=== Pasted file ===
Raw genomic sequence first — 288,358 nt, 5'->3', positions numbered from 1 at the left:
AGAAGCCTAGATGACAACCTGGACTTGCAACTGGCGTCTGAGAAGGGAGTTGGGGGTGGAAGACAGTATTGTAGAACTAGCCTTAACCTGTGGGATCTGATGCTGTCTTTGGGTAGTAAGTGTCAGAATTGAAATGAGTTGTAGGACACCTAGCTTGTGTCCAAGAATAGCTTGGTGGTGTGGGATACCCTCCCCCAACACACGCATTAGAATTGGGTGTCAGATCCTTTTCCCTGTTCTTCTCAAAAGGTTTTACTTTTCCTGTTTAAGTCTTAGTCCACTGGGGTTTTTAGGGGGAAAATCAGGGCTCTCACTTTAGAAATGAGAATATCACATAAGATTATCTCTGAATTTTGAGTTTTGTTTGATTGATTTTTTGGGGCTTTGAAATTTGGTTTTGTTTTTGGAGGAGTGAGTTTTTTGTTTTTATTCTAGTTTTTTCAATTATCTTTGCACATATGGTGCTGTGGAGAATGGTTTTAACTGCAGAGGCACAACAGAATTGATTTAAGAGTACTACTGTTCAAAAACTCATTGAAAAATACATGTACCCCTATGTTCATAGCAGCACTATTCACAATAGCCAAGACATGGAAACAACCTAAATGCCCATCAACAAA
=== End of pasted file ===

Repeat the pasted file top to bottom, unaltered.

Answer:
Raw genomic sequence first — 288,358 nt, 5'->3', positions numbered from 1 at the left:
AGAAGCCTAGATGACAACCTGGACTTGCAACTGGCGTCTGAGAAGGGAGTTGGGGGTGGAAGACAGTATTGTAGAACTAGCCTTAACCTGTGGGATCTGATGCTGTCTTTGGGTAGTAAGTGTCAGAATTGAAATGAGTTGTAGGACACCTAGCTTGTGTCCAAGAATAGCTTGGTGGTGTGGGATACCCTCCCCCAACACACGCATTAGAATTGGGTGTCAGATCCTTTTCCCTGTTCTTCTCAAAAGGTTTTACTTTTCCTGTTTAAGTCTTAGTCCACTGGGGTTTTTAGGGGGAAAATCAGGGCTCTCACTTTAGAAATGAGAATATCACATAAGATTATCTCTGAATTTTGAGTTTTGTTTGATTGATTTTTTGGGGCTTTGAAATTTGGTTTTGTTTTTGGAGGAGTGAGTTTTTTGTTTTTATTCTAGTTTTTTCAATTATCTTTGCACATATGGTGCTGTGGAGAATGGTTTTAACTGCAGAGGCACAACAGAATTGATTTAAGAGTACTACTGTTCAAAAACTCATTGAAAAATACATGTACCCCTATGTTCATAGCAGCACTATTCACAATAGCCAAGACATGGAAACAACCTAAATGCCCATCAACAAA